As reported in the Washington Post and elsewhere, group owner Sinclair Broadcasting will not air the Nightline episode in which Ted Koppel will read the names of all American troops killed in Iraq. Whether one agrees with Sinclair’s decision or not, it highlights how concentration in the hands of a single owner can shape news nationally. The controversy has an added level of interest since Sinclair has agressively pursued centralcasting news, which further re-enforces the ability of a politically motivated group owners to govern the national debate.
Most discussion of media consolidation has focused on the dangers of vertical consolidation. News Corp. and Viacom hold huge interests in addition to their broadcast properties, and critics of consolidation (like me) have argued that this creates conflicts of interest in their news coverage.
But another trend in consolidation has been toward large group owners. Sinclair Broadcasting, Paxson, Belo, and Scrips-Howard are not exactly household words (and this ignores the newspaper-broadcast cross ownership companies of Hearst-Argyle, NY Times, Tribune, and Post/Newsweek). But they own huge swaths of stations.
And, if someone owns huge numbers of stations, they can set the tenor of local and national debate. It is bad enough if a local affiliate decides to censor programming for political reasons (we used to require local affiliates to show both sides of an issue rather than present only one side, on a silly theory that democracy depends on exposing citizens to mutliple perspectives). But to allow a single company or a handful of companies to make such decisions for the entire nation threatens us all.
Now add to this mix the growth of “centralcasting.” Many Sinclair-owned stations broadcast “local” news filmed in their corporate HQ of Hunt Valley, MD. Sinclair distributes it nationally to its affiliates and inserts limited local content (like weather) at the point of broadcast. Not that Sinclair ever tells viewers what pieces are centralcast. Viewers think its all local.
But they aren’t getting local coverage with local perspectives and events of local interest. They are getting a single source mass produced product, which Sinclair at least feels free to determine based on its political content.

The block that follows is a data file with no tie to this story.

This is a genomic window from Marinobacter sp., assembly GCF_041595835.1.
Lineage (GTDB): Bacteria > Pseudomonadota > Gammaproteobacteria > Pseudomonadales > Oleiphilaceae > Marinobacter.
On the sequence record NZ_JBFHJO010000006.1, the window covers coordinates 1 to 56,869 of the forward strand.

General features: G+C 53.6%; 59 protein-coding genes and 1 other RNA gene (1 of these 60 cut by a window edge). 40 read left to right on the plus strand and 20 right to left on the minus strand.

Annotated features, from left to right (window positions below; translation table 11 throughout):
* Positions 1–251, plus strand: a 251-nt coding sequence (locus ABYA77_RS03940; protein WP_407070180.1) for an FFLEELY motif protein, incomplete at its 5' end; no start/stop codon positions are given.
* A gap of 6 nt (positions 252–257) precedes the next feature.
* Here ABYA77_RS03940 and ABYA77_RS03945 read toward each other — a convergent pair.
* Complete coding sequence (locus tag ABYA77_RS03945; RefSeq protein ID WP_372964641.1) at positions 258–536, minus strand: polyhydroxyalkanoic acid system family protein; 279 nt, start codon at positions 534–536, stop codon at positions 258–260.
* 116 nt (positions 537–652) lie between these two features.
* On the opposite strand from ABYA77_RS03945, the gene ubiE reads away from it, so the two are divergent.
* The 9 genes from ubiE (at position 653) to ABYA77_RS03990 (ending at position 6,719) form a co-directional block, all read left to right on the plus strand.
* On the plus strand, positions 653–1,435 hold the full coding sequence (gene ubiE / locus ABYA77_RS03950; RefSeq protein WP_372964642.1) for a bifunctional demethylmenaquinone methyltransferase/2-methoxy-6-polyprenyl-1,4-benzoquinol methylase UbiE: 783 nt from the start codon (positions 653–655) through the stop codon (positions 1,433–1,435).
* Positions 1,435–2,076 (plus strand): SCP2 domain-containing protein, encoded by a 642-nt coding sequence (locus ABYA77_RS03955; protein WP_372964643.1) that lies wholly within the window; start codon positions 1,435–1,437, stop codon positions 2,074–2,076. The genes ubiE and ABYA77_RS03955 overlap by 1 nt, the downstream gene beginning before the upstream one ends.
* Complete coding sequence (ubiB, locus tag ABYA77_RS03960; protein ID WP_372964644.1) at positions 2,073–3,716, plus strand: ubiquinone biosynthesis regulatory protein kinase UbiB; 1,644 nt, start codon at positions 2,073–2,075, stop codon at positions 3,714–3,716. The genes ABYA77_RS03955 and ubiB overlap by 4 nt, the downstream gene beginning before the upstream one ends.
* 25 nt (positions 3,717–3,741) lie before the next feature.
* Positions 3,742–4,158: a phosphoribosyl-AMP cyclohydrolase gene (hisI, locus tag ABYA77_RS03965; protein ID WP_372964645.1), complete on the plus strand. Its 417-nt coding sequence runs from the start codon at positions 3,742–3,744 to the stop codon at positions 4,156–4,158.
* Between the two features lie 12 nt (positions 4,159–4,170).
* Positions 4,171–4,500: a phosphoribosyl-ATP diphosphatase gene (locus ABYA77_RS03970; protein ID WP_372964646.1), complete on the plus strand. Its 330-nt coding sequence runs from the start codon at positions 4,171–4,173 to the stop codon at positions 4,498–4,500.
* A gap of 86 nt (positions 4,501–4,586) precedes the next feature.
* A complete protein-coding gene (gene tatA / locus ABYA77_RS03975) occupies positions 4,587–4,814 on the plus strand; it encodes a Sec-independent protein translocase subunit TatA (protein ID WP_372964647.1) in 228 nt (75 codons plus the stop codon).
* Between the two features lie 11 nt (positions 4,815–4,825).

Full disclosure on my views on the Nightline content. I supported the Iraq war and, although daily dismayed by the way the Bush administration has handled the reconstruction, do not beleive we should pull out. When I heard about the Nightline show, my reaction was “cool” and “Very fitting.” I didn’t think it was partisan at all.
Maybe it’s a Jewish thing. We have a strong tradition of “yad vashem” an everlasting name, and listing the names of Holocaust or other victims is a standard memorial and tribute to their lives.
And ABC has done this sort of thing before. On April 9, 2003, they did a list of names and montage of photos of the war dead, as tribute to their courage. On Septemebr 11, 2002, they did an on air list of all the names of the September 11 victims.
Since the beginning of the Iraq war, the Administration and its ardent supporters have been obsessed with the conventional wisdom that evidence of war dead will drain American courage and have done their best to supress these images, and going to ridiculous lengths to attack anyone running such images.
Americans are not averse to sacrifices, but they are averse to _needless_ sacrifices. We do not need to hide our war dead or dishonor their sacrifice by refusing to honor their memories. We need to see allegations of corneyism and kickbacks investigated, and public examples made of those who have dishonored the sacrifices of our soldiers and sullied our country’s reputation among the nations by profiteering.
Stay tuned . . .